Al Capone is perhaps the best known gangster of all time and by far the most

powerful mob boss of his era. His mob dominated the Chicago area from 1925 to 1931,

when he was imprisoned for income tax evasion. This was the only crime the courts

could prove against him. He went to jail at Alcatraz for eight years until he became very

ill with syphilis and died from the disease in 1947 (URL:

austria/capone.html 1-3).

Al Capone was born somewhere in Brooklyn on January 17, 1899 but knowbody

really knows for sure. Capone grew up in a tough neighborhood in Brooklyn, N.Y. He

attended school through the sixth grade. He recieved his nickname Scarface during these

years as a result of a knife attack from the brother of a girl he had insulted which left

three scares (Kobler 23). Soon after, Capone joined the James Street gang which was

headed by a guy named Johnny Torrio. In 1920, Torrio asked Capone to go to Chicago

and work with his uncle who controlled the city\'s largest prostitution and gambling ring

at the time.

Later that year the Prohibition act came into affect and Capone became interested

in selling illegal whiskey and other alcoholic beverages. Torrio\'s uncle did not agree

with this idea but within the next month he was shot and killed. Capone and Torrio took

over Torrio\'s uncles business and added the selling of illegal alcohol. After Torrio was

gunned down and almost killed by a rival gang, he retired from the underworld which

left Capone to run the empire alone (Kobler 34).

At the age of 26, Capone was managing more than 1,000 employees with a

payroll of more than $300,000 a week. He demanded total loyalty from all of his

employes (URL: events/calendar/capone.html 2). During this

time Capone became so rich that he gave out free food for Chicago\'s unemployed which

made him look like he had a heart of gold. By 1927, Capone was grossing about

$105,000,000 a year from various illegal operations (the average law-abiding US citizen

in 1927 was taking home just $2,400 a year in pay). When appearing in public, he

travelled in a seven ton limousine and had 18 bodyguards including the guy who gave

him the scares on his face. Capone was a marked man by this time, and after several

attempts on his life from a rival gang, he struck back with the St. Valentine\'s Day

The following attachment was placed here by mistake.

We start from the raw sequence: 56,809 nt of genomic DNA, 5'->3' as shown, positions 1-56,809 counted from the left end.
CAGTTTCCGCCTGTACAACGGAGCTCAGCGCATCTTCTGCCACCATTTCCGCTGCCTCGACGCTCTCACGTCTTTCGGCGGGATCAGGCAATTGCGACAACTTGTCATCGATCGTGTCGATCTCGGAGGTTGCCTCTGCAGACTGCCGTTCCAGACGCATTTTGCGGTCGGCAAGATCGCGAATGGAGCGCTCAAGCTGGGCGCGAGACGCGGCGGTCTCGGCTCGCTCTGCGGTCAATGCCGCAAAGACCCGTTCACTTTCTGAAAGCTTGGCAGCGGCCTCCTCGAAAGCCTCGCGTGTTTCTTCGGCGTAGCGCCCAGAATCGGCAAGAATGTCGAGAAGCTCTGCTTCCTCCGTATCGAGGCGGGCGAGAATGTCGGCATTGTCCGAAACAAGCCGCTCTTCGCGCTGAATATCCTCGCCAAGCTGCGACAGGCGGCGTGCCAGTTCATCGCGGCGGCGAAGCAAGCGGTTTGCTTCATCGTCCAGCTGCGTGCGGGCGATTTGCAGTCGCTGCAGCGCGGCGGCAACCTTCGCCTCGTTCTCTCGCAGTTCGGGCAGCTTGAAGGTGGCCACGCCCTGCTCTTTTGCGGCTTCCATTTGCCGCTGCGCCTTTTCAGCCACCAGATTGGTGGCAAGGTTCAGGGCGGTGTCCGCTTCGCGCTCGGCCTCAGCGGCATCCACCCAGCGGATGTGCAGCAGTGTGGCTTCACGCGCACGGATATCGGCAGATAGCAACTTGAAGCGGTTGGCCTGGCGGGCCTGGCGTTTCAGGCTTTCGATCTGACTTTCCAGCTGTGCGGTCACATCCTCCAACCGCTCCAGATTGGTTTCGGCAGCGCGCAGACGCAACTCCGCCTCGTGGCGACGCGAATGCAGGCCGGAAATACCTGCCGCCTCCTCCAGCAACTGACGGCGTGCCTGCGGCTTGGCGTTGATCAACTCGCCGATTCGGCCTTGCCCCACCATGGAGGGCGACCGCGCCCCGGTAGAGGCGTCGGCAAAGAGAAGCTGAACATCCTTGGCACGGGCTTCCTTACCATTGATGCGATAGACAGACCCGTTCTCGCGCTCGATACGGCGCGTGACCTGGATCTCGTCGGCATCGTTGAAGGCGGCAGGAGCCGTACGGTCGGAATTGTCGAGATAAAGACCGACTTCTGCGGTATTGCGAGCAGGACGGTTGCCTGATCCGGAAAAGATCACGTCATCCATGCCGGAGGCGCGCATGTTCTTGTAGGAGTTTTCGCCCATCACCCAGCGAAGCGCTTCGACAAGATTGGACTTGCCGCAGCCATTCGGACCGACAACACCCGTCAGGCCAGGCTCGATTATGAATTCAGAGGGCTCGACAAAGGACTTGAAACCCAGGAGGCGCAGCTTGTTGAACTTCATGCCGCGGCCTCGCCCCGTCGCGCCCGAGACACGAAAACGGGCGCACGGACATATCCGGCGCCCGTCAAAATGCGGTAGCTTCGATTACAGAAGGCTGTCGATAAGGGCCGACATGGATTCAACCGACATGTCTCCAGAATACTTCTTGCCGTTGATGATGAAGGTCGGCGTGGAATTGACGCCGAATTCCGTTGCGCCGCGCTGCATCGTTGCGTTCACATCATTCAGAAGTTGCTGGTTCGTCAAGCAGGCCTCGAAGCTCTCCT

Massacre on February 14, 1929 (Compton\'s Interactive Encyclopedia 1996, 1997

Compton\'s NewMedia). It may be the greatest violence that ever occured during the

Chicago gang era, as seven members of "Bugsy" Moran\'s mob were killed with machine-

guns by Capone\'s mob posing as police officers (URL: http://user.capone/life/story.html

1). The massacre was credited to the Capone mob, although Capone himself was in

Florida and no one was ever charged with the killings.This gruesome exectution of

several of his enemies ended any gang resistence against Capone and his empire. By this

time however, Capone\'s days as a free man were numbered, because an I.R.S.

investigator, Elmer L. Irey, had built a case against him that was strong enough to convict

him on tax evasion charges (URL: /originals/capone.html 1).

On the first day of the income tax evasion trial which began on October 7, 1930

Capone and his lawyers were confident because they had previewed the list of jurors and

knew the names and addresses of each of them. At the last minute, the judge on the case

was changed from Judge Edwards to Judge Wilkerson, who came to the courtroom with a

new set of jurors. To reduce the temptations of jury tampering, the judge keep the trial as

short as possible and quarantined the jury at night. During the trial, the prosecuters

documented Capone\'s huge spendings, evidence of an enormous income. The

government also included proof that Capone was aware of his obligation to pay Federal

income tax but failed to do so. After nearly nine hours of court, the jurors found Capone

guilty of three felonies and two misdemeanors, relating to his failure to pay and file his

income taxes between the years 1925 and 1929. Capone simply said to this "The income

tax law is a lot of bunk. The government can\'t